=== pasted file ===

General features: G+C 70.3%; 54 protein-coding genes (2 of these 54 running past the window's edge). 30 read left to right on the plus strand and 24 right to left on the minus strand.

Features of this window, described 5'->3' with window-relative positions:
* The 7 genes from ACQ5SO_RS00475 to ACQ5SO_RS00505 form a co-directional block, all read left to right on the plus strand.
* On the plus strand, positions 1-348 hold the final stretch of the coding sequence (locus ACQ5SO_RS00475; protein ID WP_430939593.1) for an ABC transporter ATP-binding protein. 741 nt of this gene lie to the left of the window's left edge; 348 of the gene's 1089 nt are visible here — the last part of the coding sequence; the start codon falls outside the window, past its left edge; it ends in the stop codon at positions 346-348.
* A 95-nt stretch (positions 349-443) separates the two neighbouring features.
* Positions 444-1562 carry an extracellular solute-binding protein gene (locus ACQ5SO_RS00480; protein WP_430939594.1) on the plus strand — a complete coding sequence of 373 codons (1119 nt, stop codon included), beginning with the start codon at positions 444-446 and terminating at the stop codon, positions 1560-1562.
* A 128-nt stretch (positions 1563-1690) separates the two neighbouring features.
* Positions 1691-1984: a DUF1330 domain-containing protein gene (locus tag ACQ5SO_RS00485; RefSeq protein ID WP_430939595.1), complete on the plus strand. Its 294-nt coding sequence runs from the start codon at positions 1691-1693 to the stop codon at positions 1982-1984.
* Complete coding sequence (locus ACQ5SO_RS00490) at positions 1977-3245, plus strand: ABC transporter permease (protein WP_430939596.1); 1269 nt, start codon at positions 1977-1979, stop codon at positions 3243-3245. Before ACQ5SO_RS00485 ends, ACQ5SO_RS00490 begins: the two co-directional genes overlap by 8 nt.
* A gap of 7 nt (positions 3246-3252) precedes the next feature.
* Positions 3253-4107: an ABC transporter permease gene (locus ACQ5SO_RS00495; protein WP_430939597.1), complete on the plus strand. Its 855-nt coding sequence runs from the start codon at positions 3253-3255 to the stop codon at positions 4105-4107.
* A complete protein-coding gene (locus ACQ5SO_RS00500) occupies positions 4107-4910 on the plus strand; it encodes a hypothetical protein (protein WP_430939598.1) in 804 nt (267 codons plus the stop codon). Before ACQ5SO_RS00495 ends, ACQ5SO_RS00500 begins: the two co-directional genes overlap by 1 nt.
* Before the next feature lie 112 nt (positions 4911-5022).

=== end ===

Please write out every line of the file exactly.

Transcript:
General features: G+C 70.3%; 54 protein-coding genes (2 of these 54 running past the window's edge). 30 read left to right on the plus strand and 24 right to left on the minus strand.

Features of this window, described 5'->3' with window-relative positions:
* The 7 genes from ACQ5SO_RS00475 to ACQ5SO_RS00505 form a co-directional block, all read left to right on the plus strand.
* On the plus strand, positions 1-348 hold the final stretch of the coding sequence (locus ACQ5SO_RS00475; protein ID WP_430939593.1) for an ABC transporter ATP-binding protein. 741 nt of this gene lie to the left of the window's left edge; 348 of the gene's 1089 nt are visible here — the last part of the coding sequence; the start codon falls outside the window, past its left edge; it ends in the stop codon at positions 346-348.
* A 95-nt stretch (positions 349-443) separates the two neighbouring features.
* Positions 444-1562 carry an extracellular solute-binding protein gene (locus ACQ5SO_RS00480; protein WP_430939594.1) on the plus strand — a complete coding sequence of 373 codons (1119 nt, stop codon included), beginning with the start codon at positions 444-446 and terminating at the stop codon, positions 1560-1562.
* A 128-nt stretch (positions 1563-1690) separates the two neighbouring features.
* Positions 1691-1984: a DUF1330 domain-containing protein gene (locus tag ACQ5SO_RS00485; RefSeq protein ID WP_430939595.1), complete on the plus strand. Its 294-nt coding sequence runs from the start codon at positions 1691-1693 to the stop codon at positions 1982-1984.
* Complete coding sequence (locus ACQ5SO_RS00490) at positions 1977-3245, plus strand: ABC transporter permease (protein WP_430939596.1); 1269 nt, start codon at positions 1977-1979, stop codon at positions 3243-3245. Before ACQ5SO_RS00485 ends, ACQ5SO_RS00490 begins: the two co-directional genes overlap by 8 nt.
* A gap of 7 nt (positions 3246-3252) precedes the next feature.
* Positions 3253-4107: an ABC transporter permease gene (locus ACQ5SO_RS00495; protein WP_430939597.1), complete on the plus strand. Its 855-nt coding sequence runs from the start codon at positions 3253-3255 to the stop codon at positions 4105-4107.
* A complete protein-coding gene (locus ACQ5SO_RS00500) occupies positions 4107-4910 on the plus strand; it encodes a hypothetical protein (protein WP_430939598.1) in 804 nt (267 codons plus the stop codon). Before ACQ5SO_RS00495 ends, ACQ5SO_RS00500 begins: the two co-directional genes overlap by 1 nt.
* Before the next feature lie 112 nt (positions 4911-5022).